General Boris Sergeev has been appointed commander of the Operative Group of Russian Troops in the Transdniester, Infotag reported on 17 January. Sergeev replaces General Valerii Yevnevich, who has been appointed deputy commander in chief of Russian peacekeeping forces in Bosnia, the Transdniester, Abkhazia, and Ossetia. Sergeev was chief of staff of the Transdniester contingent under Yevnevich. MS
BULGARIA SENDS ENVOY TO AFGHANISTAN
Foreign Ministry spokeswoman Elena Poptodorova told journalists on 17 January that diplomat Angel Orbetsov will be sent to Kabul the next day as a "special envoy," BTA reported. She said Bulgaria may become the first country to send a diplomatic representative to Afghanistan's new government. She also said that the Bulgarian offer of humanitarian aid (see "RFE/RL Newsline," 15 January 2002) for Afghanistan consists of blankets and tents, and will be considered at the donors conference in Tokyo on 21-22 January. Poptodorova added that at the conference concrete possibilities for the participation of Bulgarian companies in the reconstruction of Afghanistan will be discussed, and that Sofia "expects experience to be a factor in the selection" of the companies that will participate in that country's reconstruction. Also on 17 January, Defense Minister Nikolai Svinarov told journalists that up to 40 Bulgarian enlisted professional soldiers will leave by mid-February to participate in peacekeeping operations in Afghanistan as part of the British-led International Security Assistance Force. The decision of the Bulgarian government is yet to be approved by the parliament. MS
EBRD TO FINANCE BULGARIAN PROJECTS
The European Bank for Reconstruction and Development (EBRD) announced on 17 January that in the next three years it will extend to Bulgaria loans in value of up to 500 million euros ($540 million), AP reported. The money will be available for financing 42 projects for privatization, and banking and infrastructure development. One of the projects envisions the purchase of a 20 percent stake by the EBRD in Bulgaria's DKS, the country's largest savings bank, which is slated for privatization. MS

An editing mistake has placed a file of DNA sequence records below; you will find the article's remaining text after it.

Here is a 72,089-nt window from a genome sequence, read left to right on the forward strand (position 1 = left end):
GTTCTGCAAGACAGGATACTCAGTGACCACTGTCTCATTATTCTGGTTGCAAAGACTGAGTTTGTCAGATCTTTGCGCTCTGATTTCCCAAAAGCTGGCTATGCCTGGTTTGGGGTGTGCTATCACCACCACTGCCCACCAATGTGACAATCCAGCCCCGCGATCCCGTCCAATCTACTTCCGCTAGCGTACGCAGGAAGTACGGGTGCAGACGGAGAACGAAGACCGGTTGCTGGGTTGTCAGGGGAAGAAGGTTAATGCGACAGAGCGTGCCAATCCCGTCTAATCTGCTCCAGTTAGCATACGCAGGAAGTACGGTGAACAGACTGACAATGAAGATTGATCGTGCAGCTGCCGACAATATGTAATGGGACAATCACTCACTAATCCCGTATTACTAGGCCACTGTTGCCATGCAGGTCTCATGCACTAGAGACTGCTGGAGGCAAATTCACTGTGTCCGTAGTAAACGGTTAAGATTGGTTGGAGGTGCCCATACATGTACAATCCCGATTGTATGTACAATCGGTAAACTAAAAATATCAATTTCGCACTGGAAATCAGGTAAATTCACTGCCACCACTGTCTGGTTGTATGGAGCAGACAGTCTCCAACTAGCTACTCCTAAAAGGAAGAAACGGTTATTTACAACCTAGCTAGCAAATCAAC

BULGARIAN ORTHODOX CHURCH FORCES AMERICAN MOVIE OFF THE AIR
Bowing to protests from the Bulgarian Orthodox Church, State television decided to cancel the planned television broadcast of the film "The Last Temptation of Christ," AP reported on 17 January. The film, which is directed by Martin Scorsese, is based on the novel of the same name by Greek writer Nikos Kazantsakis, and was to be aired on 18 January. MS
THE DEMISE OF THE RUSSIAN PRESIDENT'S PARDONS COMMISSION
No heart is more merciful than the tsar's, the old saying goes. Russian President Vladimir Putin stood that proverb on its head on 27 December 2001 when he issued a decree dissolving the presidential Pardons Commission and giving its functions to new commissions in Russia's 89 regions, based in the office of the president or governor. This move raises some important questions.
The first presidential pardons commission was established in the late 1980s by then-Soviet President Mikhail Gorbachev. Its job was to consider petitions from prisoners and recommend whom the president should pardon or release in one of the periodic amnesties that heralded important public holidays. Traditionally around 15 officials did the job, from law enforcement agencies like the Prosecutor-General's Office, the Interior Ministry, and the Justice Ministry. They worked behind closed doors and recommended fewer than 10 pardons each year -- although some of these went to prisoners convicted of serious crimes, even murder. A similar role was earlier played by the USSR Supreme Soviet.